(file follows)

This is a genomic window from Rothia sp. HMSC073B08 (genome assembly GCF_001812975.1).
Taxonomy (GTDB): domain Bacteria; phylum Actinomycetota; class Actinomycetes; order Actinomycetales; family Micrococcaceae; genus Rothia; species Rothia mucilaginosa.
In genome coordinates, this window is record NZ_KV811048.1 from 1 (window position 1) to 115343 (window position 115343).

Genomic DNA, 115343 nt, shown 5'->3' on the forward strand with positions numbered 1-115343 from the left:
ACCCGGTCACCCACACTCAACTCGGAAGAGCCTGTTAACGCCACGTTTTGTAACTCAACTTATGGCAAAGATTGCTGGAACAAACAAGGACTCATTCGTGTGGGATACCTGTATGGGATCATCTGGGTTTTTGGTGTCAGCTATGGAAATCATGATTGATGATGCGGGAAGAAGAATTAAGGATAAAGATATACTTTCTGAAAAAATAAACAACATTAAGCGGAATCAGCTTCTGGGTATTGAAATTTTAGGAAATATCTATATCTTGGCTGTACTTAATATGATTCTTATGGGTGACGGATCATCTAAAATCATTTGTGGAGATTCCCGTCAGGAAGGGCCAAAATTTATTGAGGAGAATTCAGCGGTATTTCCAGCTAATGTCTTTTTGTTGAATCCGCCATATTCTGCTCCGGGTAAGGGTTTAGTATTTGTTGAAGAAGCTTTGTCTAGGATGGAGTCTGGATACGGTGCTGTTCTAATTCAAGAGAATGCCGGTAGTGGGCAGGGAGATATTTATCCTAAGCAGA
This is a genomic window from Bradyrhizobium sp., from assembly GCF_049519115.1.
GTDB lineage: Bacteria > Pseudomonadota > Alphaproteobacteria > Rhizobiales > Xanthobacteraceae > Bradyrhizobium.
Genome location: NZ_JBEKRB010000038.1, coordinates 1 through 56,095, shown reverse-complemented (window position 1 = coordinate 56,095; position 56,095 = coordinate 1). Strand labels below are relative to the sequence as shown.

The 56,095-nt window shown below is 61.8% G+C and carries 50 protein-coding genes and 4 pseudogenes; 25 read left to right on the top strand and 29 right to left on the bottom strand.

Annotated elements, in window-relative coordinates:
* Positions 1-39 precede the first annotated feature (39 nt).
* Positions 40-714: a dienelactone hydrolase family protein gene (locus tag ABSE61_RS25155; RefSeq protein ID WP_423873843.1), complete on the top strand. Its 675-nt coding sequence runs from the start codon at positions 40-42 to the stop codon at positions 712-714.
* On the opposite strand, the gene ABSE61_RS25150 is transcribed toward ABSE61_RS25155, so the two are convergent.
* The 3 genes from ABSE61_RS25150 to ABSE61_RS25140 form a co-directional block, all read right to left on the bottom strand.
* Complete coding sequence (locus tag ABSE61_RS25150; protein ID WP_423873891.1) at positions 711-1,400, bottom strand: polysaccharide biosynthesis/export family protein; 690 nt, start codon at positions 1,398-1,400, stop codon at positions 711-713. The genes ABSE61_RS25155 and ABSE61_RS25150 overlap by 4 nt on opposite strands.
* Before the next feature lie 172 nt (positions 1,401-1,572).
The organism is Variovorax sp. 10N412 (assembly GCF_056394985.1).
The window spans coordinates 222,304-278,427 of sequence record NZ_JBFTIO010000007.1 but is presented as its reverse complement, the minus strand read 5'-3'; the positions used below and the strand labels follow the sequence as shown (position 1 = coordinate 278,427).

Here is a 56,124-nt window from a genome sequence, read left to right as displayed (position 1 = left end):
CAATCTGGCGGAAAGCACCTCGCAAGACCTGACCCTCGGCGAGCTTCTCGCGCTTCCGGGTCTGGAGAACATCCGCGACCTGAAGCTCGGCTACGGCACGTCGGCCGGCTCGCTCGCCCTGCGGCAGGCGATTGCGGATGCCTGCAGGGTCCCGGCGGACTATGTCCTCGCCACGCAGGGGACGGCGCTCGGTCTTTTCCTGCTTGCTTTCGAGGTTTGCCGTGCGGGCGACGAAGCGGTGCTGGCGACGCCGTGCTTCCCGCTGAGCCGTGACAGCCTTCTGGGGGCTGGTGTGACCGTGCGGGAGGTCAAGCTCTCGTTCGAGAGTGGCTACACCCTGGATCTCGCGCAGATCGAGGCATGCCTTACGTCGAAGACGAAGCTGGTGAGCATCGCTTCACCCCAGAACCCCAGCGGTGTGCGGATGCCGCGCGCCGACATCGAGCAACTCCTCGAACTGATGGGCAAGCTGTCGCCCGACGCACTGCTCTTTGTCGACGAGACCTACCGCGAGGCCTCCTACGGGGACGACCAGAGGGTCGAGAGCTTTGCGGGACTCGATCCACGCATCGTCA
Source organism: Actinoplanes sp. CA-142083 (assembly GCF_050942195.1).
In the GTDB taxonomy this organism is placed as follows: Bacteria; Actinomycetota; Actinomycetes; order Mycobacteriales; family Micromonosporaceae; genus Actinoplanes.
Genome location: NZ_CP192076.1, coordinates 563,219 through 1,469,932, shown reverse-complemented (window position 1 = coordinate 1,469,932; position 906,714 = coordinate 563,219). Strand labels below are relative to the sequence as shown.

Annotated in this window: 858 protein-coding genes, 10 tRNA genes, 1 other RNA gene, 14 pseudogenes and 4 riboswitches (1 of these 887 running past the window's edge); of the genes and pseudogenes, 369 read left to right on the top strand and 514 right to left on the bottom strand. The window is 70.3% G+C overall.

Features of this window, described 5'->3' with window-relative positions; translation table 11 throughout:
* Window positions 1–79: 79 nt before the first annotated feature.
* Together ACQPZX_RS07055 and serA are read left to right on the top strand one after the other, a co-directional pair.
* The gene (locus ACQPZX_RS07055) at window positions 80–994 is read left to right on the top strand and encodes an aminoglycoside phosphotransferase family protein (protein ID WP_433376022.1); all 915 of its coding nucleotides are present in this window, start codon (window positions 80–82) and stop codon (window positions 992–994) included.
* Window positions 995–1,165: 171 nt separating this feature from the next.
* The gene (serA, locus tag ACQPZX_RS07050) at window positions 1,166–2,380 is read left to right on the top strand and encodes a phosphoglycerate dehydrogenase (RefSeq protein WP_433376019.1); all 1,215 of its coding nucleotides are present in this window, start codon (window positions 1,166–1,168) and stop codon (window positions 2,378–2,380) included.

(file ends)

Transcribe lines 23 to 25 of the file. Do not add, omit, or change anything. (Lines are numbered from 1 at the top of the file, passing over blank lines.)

Genome location: NZ_CP192076.1, coordinates 563,219 through 1,469,932, shown reverse-complemented (window position 1 = coordinate 1,469,932; position 906,714 = coordinate 563,219). Strand labels below are relative to the sequence as shown.

Annotated in this window: 858 protein-coding genes, 10 tRNA genes, 1 other RNA gene, 14 pseudogenes and 4 riboswitches (1 of these 887 running past the window's edge); of the genes and pseudogenes, 369 read left to right on the top strand and 514 right to left on the bottom strand. The window is 70.3% G+C overall.

Features of this window, described 5'->3' with window-relative positions; translation table 11 throughout: